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Journal Club
Experimental Paper of the Month - Prediagnostic Plasma Metabolomics and the Risk of Exfoliation Glaucoma
Prediagnostic Plasma Metabolomics and the Risk of Exfoliation Glaucoma

Publishing date: April 2023

Author(s): Jae H Kang (1), Oana Zeleznik (1), Lisa Frueh (1), Jessica Lasky-Su (1), A Heather Eliassen (1,2), Clary Clish (3), Bernard A Rosner (1,4), Louis R Pasquale (5), Janey L Wiggs (6)

1 Channing Division of Network Medicine, Brigham and Women's Hospital and Harvard Medical School, Boston, Massachusetts, United States.
2 Departments of Nutrition and Epidemiology, Harvard T.H. Chan School of Public Health, Boston, Massachusetts, United States.
3 Broad Institute of Massachusetts Institute of Technology and Harvard, Cambridge, Massachusetts, United States.
4 Department of Biostatistics, Harvard T.H. Chan School of Public Health, Boston, Massachusetts, United States.
5 Department of Ophthalmology, Icahn School of Medicine at Mount Sinai, New York, New York, United States.
6 Department of Ophthalmology, Massachusetts Eye and Ear, Harvard Medical School, Boston, Massachusetts, United States.

PURPOSE: The etiology of exfoliation glaucoma (XFG) is poorly understood. We aimed to identify a prediagnostic plasma metabolomic signature associated with XFG.

METHODS: We conducted a 1:1 matched case-control study nested within the Nurses' Health Study and Health Professionals Follow-up Study. We collected blood samples in 1989-1990 (Nurses' Health Study) and 1993-1995 (Health Professionals Follow-up Study). We identified 205 incident XFG cases through 2016 (average time to diagnosis from blood draw = 11.8 years) who self-reported glaucoma and were confirmed as XFG cases with medical records. We profiled plasma metabolites using liquid chromatography-mass spectrometry. We evaluated 379 known metabolites (transformed for normality using probit scores) using multiple conditional logistic models. Metabolite set enrichment analysis was used to identify metabolite classes associated with XFG. To adjust for multiple comparisons, we used number of effective tests (NEF) and the false discovery rate (FDR).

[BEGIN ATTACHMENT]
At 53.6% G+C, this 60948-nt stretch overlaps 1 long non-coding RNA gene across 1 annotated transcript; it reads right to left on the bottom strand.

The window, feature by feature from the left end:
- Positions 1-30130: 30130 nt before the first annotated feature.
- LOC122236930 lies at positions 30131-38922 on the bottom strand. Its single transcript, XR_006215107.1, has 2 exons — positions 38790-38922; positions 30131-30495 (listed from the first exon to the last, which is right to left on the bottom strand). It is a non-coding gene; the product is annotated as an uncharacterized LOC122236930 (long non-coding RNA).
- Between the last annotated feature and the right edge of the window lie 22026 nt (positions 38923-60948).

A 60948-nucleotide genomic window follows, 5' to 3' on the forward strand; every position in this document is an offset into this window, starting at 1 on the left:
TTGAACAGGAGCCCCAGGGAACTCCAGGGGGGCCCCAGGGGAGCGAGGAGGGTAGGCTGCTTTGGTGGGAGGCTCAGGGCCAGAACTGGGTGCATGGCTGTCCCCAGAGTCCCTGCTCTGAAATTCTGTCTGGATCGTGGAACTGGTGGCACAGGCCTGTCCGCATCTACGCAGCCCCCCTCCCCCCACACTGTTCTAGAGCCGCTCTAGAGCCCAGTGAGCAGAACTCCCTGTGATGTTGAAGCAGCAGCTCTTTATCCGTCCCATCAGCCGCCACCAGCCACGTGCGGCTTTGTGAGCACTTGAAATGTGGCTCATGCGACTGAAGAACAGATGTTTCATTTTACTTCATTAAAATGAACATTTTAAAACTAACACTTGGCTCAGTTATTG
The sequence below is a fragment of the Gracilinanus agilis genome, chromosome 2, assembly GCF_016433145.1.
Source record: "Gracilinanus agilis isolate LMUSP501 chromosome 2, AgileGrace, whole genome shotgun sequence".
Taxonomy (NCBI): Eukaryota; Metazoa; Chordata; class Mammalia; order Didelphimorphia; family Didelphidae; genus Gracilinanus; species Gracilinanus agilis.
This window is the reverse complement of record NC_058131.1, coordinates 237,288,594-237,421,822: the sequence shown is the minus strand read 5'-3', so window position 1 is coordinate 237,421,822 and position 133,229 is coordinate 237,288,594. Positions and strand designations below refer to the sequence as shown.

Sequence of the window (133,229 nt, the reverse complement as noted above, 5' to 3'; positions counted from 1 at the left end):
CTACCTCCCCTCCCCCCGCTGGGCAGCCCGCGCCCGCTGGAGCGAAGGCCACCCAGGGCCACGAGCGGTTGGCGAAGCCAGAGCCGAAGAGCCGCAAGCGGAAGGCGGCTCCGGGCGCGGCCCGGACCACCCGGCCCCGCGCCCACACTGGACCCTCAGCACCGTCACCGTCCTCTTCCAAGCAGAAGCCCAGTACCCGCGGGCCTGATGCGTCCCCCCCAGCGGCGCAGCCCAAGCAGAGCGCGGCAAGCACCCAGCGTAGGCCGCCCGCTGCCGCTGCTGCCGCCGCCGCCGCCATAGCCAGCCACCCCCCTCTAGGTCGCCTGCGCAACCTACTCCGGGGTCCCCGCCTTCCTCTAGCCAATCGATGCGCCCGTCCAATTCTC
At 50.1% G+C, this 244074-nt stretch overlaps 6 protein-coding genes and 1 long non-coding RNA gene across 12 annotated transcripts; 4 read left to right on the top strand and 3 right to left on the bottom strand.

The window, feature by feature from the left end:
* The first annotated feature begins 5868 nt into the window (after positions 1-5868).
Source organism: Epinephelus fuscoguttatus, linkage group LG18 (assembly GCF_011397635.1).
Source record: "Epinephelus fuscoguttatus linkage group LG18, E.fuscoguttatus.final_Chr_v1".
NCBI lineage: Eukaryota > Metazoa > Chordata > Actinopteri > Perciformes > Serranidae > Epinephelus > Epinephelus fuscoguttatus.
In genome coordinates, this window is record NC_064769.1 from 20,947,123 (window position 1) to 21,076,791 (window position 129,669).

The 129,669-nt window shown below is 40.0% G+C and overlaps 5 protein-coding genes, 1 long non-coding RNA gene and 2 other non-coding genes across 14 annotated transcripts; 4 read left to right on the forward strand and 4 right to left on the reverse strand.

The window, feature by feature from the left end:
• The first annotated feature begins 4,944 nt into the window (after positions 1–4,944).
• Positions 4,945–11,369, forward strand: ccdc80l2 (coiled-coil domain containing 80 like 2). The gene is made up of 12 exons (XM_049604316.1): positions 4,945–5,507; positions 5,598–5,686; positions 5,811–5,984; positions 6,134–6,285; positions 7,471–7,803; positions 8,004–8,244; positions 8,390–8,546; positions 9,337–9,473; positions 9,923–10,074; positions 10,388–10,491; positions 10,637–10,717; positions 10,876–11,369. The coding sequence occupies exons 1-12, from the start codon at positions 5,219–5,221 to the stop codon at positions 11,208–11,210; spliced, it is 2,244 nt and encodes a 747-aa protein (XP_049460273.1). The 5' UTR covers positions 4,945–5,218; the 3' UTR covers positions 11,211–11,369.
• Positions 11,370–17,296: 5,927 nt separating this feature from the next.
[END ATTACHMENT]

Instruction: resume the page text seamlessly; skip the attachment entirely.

RESULTS: Mean age of cases (n = 205) at diagnosis was 71 years; 85% were women and more than 99% were Caucasian; controls (n = 205) reported eye examinations as of the matched cases' index date. Thirty-three metabolites were nominally significantly associated with XFG (P < 0.05), and 4 metabolite classes were FDR-significantly associated. We observed positive associations for lysophosphatidylcholines (FDR = 0.02) and phosphatidylethanolamine plasmalogens (FDR = 0.004) and inverse associations for triacylglycerols (FDR < 0.0001) and steroids (FDR = 0.03). In particular, the multivariable-adjusted odds ratio with each 1 standard deviation higher plasma cortisone levels was 0.49 (95% confidence interval, 0.32-0.74; NEF = 0.05).

CONCLUSIONS: In plasma from a decade before diagnosis, lysophosphatidylcholines and phosphatidylethanolamine plasmalogens were positively associated and triacylglycerols and steroids (e.g., cortisone) were inversely associated with XFG risk.

Invest Ophthalmol Vis Sci. 2022 Aug 2;63(9):15. doi: 10.1167/iovs.63.9.15.

PMID: 35951322 PMCID: PMC9386645 DOI: 10.1167/iovs.63.9.15

Experimental Paper of the Month manager: Anthony Khawaja
Editorial Board: Humma Shahid, Karl Mercieca, Francisco Goni
Editors in Chief: Francesco Oddone, Manuele Michelessi

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